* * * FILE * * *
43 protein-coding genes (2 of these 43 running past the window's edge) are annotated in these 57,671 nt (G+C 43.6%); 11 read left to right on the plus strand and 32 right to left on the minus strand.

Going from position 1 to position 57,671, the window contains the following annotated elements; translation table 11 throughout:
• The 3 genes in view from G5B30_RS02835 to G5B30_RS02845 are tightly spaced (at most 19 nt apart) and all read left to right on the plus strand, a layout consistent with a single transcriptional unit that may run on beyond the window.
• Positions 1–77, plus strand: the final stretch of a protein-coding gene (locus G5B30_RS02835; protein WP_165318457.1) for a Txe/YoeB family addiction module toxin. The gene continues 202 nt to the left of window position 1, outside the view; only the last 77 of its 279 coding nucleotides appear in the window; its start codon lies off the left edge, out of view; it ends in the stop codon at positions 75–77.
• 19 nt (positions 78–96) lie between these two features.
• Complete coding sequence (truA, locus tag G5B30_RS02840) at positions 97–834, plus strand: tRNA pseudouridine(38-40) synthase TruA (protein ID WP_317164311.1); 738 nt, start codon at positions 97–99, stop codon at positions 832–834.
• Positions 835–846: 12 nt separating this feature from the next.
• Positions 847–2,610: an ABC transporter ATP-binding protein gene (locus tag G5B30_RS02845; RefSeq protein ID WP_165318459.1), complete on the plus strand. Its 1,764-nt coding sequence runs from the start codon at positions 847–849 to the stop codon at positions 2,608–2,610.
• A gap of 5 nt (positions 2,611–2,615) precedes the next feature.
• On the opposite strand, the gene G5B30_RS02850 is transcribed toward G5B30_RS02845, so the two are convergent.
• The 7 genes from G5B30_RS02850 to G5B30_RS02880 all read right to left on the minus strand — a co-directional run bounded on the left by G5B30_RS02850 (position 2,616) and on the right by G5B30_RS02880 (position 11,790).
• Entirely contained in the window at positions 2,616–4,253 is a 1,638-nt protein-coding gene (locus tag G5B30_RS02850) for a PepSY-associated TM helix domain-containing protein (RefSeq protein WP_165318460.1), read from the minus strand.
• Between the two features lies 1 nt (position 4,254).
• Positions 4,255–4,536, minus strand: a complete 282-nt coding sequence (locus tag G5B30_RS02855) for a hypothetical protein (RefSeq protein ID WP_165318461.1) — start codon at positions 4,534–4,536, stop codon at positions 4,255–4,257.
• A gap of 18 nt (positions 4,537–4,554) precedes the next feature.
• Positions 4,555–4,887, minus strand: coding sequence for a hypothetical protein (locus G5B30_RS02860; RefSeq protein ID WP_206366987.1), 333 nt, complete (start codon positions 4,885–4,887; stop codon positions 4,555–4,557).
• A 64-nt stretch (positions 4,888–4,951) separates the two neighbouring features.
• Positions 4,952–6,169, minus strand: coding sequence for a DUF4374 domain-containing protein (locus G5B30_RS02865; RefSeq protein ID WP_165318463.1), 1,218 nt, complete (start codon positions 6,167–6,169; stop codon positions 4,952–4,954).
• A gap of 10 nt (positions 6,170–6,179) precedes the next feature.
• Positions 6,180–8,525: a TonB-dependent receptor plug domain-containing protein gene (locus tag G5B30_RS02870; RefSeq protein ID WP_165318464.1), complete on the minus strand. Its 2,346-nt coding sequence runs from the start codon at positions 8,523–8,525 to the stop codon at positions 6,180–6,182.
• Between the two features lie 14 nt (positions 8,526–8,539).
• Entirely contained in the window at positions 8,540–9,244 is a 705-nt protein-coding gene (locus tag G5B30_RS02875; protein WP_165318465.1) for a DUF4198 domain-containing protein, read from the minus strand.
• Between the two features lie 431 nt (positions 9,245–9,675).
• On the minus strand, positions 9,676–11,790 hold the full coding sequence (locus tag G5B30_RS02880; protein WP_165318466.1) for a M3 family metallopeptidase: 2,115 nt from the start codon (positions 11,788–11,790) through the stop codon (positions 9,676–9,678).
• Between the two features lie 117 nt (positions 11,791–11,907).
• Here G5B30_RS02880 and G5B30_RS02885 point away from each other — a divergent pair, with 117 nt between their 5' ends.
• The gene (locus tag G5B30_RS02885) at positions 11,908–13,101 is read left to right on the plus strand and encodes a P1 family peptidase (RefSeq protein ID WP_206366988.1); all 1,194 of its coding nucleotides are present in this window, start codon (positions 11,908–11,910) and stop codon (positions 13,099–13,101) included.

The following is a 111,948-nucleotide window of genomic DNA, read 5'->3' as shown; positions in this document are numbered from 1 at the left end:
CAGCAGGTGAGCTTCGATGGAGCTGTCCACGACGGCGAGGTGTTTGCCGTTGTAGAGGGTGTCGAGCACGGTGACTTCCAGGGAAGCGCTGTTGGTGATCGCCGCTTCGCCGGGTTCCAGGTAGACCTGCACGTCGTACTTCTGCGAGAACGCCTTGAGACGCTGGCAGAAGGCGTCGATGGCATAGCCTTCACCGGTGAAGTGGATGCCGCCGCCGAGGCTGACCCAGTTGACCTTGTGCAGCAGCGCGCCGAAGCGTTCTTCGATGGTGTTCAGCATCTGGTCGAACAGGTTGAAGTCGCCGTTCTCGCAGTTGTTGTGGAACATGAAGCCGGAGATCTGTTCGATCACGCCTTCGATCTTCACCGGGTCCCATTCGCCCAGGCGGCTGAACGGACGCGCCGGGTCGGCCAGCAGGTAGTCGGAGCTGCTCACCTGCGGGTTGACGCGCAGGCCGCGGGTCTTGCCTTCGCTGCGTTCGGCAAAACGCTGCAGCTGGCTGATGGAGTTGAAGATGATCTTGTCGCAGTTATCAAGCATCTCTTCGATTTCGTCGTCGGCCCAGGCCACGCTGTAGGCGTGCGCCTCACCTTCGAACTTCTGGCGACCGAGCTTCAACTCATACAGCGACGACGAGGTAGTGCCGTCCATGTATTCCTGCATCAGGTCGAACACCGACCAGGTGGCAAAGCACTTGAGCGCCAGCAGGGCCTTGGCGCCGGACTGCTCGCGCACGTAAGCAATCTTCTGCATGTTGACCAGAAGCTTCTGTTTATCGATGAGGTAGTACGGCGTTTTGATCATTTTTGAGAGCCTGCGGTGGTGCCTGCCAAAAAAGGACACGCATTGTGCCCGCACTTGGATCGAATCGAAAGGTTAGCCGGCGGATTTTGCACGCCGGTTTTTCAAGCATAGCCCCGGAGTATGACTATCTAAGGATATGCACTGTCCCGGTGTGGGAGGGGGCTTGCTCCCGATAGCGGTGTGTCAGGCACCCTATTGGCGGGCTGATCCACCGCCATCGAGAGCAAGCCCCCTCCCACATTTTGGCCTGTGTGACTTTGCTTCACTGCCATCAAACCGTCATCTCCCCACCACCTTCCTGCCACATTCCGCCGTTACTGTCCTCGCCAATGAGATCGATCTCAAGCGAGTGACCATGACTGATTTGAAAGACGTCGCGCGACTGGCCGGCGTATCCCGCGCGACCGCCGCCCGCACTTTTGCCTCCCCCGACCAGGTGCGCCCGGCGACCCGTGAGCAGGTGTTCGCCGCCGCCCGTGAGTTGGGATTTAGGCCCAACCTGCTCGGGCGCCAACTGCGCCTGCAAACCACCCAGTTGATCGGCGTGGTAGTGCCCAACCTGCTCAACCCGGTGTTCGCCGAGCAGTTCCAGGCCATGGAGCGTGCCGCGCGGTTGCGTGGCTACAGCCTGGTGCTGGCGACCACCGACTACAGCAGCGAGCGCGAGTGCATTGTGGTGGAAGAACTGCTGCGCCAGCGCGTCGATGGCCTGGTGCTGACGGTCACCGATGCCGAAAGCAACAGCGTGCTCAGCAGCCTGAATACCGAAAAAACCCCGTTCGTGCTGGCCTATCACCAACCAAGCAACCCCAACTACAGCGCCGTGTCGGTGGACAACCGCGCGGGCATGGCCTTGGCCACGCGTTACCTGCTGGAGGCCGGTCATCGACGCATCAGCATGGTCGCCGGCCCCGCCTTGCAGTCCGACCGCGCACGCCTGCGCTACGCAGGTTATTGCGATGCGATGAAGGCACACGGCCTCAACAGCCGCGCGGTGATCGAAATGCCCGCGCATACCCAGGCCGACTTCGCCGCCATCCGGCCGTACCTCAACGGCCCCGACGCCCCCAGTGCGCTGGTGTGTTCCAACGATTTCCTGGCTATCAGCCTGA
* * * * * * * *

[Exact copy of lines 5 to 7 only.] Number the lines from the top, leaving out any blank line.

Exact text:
• 19 nt (positions 78–96) lie between these two features.
• Complete coding sequence (truA, locus tag G5B30_RS02840) at positions 97–834, plus strand: tRNA pseudouridine(38-40) synthase TruA (protein ID WP_317164311.1); 738 nt, start codon at positions 97–99, stop codon at positions 832–834.
• Positions 835–846: 12 nt separating this feature from the next.